Friday, February 27, 2009
She who blames others for her problems hasn't begun her education. She who blames herself for her problems has begun her education. She who blames no one for her problems has finished her education.
This is startling to me. I think the therapeutic model has so inhabited me I have assumed the way to health was to chart as complete a map as possible of the effects different people have had on me... my mother and father, my brother, my friends, my ex-husband... and to lay my neuroses at their feet. This book has been on my shelf a long time, quietly biding its time, waiting for me to get serious about the work of reconciliation. Now a confluence of events... the unfolding of my own life and that of my congregation... leads me to believe this might be the book for me this lent.
Though I believe the author is coming from a Roman Catholic background (simpatico with the way in which I was raised) I detect already just a hint of Buddhist detachment coming through. I'll try to share my reflections here as Lent progresses.
Ash Wednesday was lovely. Beyond lovely. We sang music of Taize, and when I preached the meditation I've posted here, at the point at which I described the prayer practice, I invited people to try it if they liked. As soon as I said "Close your eyes," there was a startling, palpable change in the room. The atmosphere shifted. Prayer happened. A holy moment.
Have I mentioned how very, very much I love my work?
Wednesday, February 25, 2009
With heartfelt thanks to Sophia for her recommendation of the Upper Room website for a lovely, concise introduction to the Examen.
When my children were younger we had a particular family tradition that marked the beginning of the season of Lent. On Ash Wednesday after dinner we would each write something down on a piece of paper. It might be some aspect of our character we hoped to improve during Lent, or perhaps some small pleasure we planned to give up, or even a spiritual discipline we intended to take on. After writing these down, we put our pieces of paper in a metal bowl, struck a match, and watched the flames rise high and the paper burn. After our words had become ash, and after the ashes had cooled, we marked one another’s foreheads with the ashes, while reciting appropriate words. One year, when Petra was about three years old, we said, “Repent and believe the gospel.” First, Larry marked my forehead with ashes, saying “Repent and believe the gospel.” And so we went around the table, each of us saying the same thing as we marked one another with the ashes. Finally it was Petra’s turn. She put the ashes on her thumb, walked over to her father’s chair, solemnly made a cross of ashes on his forehead, and said, “To the hospital.”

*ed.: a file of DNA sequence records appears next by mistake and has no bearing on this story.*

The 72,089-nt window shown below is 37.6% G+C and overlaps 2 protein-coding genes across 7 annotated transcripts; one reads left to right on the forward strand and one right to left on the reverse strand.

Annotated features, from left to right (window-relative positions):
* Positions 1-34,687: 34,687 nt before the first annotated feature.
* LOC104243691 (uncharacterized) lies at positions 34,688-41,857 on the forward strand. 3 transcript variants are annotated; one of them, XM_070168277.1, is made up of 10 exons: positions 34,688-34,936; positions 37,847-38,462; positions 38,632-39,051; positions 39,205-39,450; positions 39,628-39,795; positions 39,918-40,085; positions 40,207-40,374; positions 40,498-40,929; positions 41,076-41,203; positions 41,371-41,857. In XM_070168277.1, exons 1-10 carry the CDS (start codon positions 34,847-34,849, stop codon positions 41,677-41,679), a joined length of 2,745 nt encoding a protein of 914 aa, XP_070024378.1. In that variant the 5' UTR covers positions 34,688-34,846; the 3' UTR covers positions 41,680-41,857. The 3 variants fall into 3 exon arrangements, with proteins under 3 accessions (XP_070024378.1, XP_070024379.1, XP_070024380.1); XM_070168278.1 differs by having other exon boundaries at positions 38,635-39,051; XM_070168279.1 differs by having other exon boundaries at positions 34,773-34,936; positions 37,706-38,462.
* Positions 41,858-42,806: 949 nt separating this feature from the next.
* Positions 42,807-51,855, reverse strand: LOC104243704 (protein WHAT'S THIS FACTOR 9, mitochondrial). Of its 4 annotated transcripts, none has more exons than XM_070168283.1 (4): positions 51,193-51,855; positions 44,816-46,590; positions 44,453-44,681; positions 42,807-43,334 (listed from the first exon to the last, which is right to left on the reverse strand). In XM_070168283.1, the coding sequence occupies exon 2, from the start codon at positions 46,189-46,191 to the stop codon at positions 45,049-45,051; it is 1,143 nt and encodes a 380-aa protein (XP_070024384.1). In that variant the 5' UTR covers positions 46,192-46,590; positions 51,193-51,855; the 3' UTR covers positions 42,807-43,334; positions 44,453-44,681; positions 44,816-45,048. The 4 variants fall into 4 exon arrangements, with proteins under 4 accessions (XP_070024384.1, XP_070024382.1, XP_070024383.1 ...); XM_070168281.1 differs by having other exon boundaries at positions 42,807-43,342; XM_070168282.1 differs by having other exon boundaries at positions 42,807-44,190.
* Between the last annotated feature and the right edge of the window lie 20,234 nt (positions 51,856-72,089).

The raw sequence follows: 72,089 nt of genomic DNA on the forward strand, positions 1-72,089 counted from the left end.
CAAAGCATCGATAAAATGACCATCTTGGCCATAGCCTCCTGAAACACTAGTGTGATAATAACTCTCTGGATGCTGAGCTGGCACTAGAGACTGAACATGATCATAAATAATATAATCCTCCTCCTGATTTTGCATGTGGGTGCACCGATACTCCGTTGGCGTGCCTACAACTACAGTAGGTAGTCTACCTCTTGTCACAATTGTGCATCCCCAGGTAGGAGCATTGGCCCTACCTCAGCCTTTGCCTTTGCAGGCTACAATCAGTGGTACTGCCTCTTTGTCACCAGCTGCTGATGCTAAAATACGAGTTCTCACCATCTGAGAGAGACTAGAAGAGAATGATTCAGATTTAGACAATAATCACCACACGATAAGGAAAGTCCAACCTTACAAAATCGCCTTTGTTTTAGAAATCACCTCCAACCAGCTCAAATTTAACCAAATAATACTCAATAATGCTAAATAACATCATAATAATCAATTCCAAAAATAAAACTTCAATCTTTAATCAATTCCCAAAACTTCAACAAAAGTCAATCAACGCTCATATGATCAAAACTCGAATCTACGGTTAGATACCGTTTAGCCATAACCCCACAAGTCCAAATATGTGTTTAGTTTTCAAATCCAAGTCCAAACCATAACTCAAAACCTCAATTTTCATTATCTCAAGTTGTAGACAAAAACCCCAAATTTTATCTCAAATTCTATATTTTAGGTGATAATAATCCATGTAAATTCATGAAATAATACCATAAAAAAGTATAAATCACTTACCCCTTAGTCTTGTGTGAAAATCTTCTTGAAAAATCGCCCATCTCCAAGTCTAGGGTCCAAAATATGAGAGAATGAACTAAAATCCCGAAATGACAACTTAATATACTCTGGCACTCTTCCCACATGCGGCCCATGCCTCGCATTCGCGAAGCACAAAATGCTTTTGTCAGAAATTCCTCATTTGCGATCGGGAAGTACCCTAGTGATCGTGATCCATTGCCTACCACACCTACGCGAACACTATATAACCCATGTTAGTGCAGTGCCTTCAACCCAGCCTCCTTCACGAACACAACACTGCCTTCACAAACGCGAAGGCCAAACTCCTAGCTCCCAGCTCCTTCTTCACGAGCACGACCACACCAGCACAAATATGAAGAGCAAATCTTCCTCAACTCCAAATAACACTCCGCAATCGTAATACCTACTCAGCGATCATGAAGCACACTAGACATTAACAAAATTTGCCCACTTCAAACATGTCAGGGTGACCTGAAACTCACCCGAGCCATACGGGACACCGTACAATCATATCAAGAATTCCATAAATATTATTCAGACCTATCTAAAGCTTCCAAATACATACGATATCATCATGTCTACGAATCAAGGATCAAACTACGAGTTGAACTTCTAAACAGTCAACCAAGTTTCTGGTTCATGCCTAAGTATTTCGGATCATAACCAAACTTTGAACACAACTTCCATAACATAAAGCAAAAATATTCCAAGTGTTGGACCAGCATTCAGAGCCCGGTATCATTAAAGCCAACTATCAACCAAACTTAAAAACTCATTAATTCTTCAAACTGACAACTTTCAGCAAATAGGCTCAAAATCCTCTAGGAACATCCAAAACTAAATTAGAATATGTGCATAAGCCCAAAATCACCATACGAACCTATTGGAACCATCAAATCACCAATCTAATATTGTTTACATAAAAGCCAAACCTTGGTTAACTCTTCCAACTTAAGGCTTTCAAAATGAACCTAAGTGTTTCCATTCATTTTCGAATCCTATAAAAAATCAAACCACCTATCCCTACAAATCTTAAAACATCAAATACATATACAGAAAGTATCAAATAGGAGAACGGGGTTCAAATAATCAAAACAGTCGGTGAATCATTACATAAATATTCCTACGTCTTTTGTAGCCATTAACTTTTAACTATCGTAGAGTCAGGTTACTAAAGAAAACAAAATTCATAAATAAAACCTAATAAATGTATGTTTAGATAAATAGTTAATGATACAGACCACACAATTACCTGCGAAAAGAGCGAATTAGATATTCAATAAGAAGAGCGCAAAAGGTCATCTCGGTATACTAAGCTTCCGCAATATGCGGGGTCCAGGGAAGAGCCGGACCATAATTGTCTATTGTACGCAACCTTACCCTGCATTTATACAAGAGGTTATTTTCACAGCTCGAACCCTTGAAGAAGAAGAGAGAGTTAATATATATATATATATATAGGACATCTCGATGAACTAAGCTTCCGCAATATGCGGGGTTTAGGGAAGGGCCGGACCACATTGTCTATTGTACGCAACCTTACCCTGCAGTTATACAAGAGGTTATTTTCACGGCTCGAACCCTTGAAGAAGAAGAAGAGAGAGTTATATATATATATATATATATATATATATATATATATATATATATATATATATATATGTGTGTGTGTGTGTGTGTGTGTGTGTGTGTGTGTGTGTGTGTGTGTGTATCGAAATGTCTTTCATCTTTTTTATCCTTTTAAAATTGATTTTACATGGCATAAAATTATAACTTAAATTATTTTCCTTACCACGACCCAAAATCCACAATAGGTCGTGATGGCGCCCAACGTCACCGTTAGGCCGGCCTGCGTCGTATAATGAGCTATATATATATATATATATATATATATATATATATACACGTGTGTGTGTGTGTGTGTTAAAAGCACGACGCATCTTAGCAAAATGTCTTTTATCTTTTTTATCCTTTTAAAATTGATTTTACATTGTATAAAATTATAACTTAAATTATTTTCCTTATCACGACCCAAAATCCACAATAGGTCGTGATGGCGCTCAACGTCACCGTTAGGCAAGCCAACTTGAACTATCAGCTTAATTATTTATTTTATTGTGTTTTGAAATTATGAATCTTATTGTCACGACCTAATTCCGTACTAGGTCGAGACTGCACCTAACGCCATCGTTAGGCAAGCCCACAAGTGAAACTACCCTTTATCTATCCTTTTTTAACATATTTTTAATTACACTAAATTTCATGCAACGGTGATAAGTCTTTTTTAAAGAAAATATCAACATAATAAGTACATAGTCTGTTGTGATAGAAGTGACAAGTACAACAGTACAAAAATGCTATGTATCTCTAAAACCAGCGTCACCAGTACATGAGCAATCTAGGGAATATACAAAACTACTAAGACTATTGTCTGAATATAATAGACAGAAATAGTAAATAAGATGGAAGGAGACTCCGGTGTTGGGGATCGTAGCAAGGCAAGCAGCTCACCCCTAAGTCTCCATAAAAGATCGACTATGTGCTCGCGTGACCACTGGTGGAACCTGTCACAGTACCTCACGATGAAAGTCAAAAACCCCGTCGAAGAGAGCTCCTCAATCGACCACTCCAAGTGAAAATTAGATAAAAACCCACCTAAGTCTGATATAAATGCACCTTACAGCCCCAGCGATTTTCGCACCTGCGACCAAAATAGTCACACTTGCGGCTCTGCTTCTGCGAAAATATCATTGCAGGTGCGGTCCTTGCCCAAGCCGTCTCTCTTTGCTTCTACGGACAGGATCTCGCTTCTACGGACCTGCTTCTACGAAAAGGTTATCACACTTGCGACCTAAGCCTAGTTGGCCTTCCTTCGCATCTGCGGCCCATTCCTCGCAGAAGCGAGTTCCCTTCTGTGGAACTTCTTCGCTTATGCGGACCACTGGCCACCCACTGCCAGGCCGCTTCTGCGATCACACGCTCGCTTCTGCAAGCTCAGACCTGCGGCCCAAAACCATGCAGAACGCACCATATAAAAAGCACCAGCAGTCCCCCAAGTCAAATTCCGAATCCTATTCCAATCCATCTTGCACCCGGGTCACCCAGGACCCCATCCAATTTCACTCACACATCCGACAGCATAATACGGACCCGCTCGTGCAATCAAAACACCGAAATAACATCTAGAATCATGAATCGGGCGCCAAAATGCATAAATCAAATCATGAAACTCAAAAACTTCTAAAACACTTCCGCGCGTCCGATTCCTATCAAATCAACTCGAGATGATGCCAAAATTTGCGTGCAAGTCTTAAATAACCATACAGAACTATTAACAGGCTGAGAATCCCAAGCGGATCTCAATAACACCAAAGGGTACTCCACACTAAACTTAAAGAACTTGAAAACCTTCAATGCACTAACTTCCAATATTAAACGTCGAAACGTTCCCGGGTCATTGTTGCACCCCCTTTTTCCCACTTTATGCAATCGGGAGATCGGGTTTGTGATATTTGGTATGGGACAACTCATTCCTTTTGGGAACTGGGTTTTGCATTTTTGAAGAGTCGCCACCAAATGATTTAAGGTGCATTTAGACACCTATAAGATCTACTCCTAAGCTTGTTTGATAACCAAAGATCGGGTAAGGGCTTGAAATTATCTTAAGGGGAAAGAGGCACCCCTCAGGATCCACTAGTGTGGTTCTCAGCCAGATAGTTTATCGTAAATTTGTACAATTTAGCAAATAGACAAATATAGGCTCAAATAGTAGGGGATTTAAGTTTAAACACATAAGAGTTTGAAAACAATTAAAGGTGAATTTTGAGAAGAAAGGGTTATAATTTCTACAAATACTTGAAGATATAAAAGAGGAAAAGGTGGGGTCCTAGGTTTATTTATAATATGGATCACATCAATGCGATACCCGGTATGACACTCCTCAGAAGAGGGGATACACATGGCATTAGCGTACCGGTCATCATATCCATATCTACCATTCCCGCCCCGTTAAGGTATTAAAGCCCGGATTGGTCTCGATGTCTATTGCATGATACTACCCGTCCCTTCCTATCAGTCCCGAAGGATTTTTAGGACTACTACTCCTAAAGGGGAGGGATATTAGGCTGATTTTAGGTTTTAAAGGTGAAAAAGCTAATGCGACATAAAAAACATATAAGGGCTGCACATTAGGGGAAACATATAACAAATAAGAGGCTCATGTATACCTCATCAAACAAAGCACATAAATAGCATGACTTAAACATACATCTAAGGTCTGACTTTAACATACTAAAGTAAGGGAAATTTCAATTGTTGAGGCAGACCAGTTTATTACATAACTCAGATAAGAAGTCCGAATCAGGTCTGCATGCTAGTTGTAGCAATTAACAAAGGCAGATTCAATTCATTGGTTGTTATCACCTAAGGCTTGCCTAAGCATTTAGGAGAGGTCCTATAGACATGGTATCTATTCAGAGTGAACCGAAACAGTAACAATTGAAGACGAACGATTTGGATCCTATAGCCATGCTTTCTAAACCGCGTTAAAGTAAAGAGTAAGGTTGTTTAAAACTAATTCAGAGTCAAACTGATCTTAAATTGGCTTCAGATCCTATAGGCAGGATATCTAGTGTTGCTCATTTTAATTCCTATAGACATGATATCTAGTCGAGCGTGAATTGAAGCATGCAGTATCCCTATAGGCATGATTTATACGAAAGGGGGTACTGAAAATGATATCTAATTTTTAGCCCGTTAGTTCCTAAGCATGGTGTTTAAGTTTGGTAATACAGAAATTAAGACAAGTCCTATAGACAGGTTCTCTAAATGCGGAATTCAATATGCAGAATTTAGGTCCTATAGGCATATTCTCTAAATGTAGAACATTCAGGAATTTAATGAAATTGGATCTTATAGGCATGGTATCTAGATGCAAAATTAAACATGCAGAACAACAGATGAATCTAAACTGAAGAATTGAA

Of course, Petra got it pretty much exactly right. During the season of Lent, we do indeed surrender ourselves to a kind of cure for our souls, if not for our bodies. In these forty days preceding Easter (forty days, not including the Sundays), we recognize that, indeed, we are not well. We are sick. We need help. We need care greater than that we can give ourselves. We need the Great Physician. We need, as the prophet begs us, to turn back to God, with all our hearts. We need, at least in a spiritual sense, to get ourselves to the hospital.
This notion doesn’t necessarily sit well with us. After all, we’re all good people, aren’t we? We strive to live decent and honorable lives… I mean, here we are in church, for heaven’s sake. On a Wednesday. At dinner time! That in itself speaks loudly and clearly of our faith and values. Here’s the problem with that perspective, reasonable as it seems. The moment we begin to suspect we’re really pretty good folks is the moment we are in real danger of slipping away from God entirely. One pastor wrote recently that the greatest threat to Christianity is not evil, but good. “The elders, chief priests, and scribes were all very good people,” he writes, “and very good people often have no need for Jesus.” (1) When we are convinced we are good, there begins to grow in some dark, unexplored corner of our hearts the conviction that we don’t really need God so much after all.
And so, we are confronted with the regular, seasonal reminder to turn back to God. Necessary even for us “good folk”… maybe more for us than for anyone. For at least a thousand years, the church has recommended a three-pronged program of attack to aid us in turning back to God: almsgiving, fasting, and prayer.
Let’s start with giving. If there’s one thing that should strike us about the reading from the prophet Joel, perhaps it’s this: the project of turning back to God is never a solo flight. One of the great protestant reformers remarked that “The Bible knows nothing of solitary religion.” The call of God in scripture is almost always corporate: we are called as a community. And so one of the ways in which we are invited to observe Lent is by charitable giving. By giving to those in need we remind ourselves of our connection to them, of our common calling with them as the beloved children of God. St. Sociable has a strong and wonderful tradition of participating in the One Great Hour of Sharing. This is an annual offering through which our gifts help people to find safe refuge, to start new lives, and to work together to strengthen their families and communities. This year the Presbyterian Church (USA) is challenging its congregations to double their giving to the One Great Hour of Sharing, an extreme response in a time of extreme need. This is the first Lenten discipline: giving.
The second Lenten discipline is fasting. Fasting, in its simplest form, is the giving up of something… traditionally, some kind of food, but not necessarily. We can fast from TV or tabloids or even the internet. We can choose to give up meat, or alcohol, or soft drinks. The hardest fast I ever did was giving up wearing jewelry for Lent. The purpose of fasting is to allow God to fill the void we have created in giving something up. If we experience the emptiness of an hour without the distraction of the internet, or chocolate, for example, it affords us an opportunity to instead invite God into that hour, to, perhaps, open our bible and read in that hour. If we tear our hearts away from our favorite time-wasters, we have a slightly better chance of turning them back over to God.